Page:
Materials and method for the detection and treatment of Wegener's granulomatosis
The subject invention pertains to the identification of peptides useful in the detection and treatment of Wegener's granulomatosis.
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This application is a continuation of application U.S. Ser. No. 08/953,327; filed Oct. 17, 1997, now U.S. Pat. No. 6,033,915; and claims the benefit of U.S. Provisional Application No. 60/028,701, filed Oct. 18, 1996.BACKGROUND OF THE INVENTION
Autoimmune diseases are characterized by an abnormal immune response (involving either immune system cells or antibodies) directed against normal autologous (self) tissues. Autoimmune diseases afflict huge numbers of individuals throughout the world.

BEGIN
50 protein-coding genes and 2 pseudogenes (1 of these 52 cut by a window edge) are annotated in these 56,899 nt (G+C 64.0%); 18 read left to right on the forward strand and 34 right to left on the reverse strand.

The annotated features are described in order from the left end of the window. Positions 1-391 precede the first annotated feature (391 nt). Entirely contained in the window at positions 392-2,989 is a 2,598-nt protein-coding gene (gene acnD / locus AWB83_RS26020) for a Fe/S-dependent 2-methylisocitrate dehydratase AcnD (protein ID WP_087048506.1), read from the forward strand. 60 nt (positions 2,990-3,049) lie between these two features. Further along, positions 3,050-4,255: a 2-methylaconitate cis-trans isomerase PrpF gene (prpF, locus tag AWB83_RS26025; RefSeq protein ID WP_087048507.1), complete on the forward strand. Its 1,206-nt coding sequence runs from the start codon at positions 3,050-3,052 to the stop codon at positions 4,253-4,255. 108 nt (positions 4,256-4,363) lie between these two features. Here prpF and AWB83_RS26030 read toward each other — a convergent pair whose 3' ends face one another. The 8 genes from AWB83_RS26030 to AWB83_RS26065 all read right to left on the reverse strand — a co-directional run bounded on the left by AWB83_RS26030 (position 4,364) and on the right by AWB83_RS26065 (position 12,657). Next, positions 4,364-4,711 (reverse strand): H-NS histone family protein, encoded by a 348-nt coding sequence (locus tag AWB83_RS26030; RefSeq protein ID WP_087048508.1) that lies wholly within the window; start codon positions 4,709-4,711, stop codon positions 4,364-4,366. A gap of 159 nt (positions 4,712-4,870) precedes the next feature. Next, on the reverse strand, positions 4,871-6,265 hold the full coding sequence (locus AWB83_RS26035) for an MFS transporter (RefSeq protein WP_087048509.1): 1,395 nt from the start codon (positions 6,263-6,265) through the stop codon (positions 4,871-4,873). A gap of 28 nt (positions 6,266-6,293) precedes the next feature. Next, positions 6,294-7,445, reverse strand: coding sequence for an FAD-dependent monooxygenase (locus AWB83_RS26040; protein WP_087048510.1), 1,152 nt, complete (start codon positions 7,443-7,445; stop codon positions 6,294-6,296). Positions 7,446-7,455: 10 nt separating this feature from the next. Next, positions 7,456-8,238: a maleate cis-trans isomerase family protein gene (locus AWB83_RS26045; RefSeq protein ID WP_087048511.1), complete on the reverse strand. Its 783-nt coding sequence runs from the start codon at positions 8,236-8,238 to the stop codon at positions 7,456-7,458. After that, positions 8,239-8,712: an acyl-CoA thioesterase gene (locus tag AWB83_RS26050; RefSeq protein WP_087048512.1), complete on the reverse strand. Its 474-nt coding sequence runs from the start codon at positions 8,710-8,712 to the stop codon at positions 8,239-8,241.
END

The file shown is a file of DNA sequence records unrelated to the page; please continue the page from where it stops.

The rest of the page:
A normal immune system has the capacity to identify and destroy a large variety of foreign invader organisms such as bacteria and viruses. Remarkably, a normal immune system can readily distinguish foreign substances from self, and thereby is able to react vigorously against potentially pathogenic entities from the environment without harming the host's own cells.
The immune system's non-reactivity to self is termed immunological tolerance. In pathological situations, immunological tolerance to a wide variety of self substances is broken, resulting in an autoimmune response to self. If of an appropriate nature and of sufficient severity and duration, the anti-self response will result in an autoimmune disease. In certain autoimmune diseases, specific elements of the immune system predominate in mediating the pathogenic process, while in other autoimmune diseases, all of the components of the immune system cooperate to produce disease. Antibodies are considered to play the major causal roles in diseases such as systemic lupus erythematosus, myasthenia gravis and Graves'disease, while cellular immune mechanisms are believed to be those primarily involved in multiple sclerosis (MS) and insulin dependent diabetes (IDD).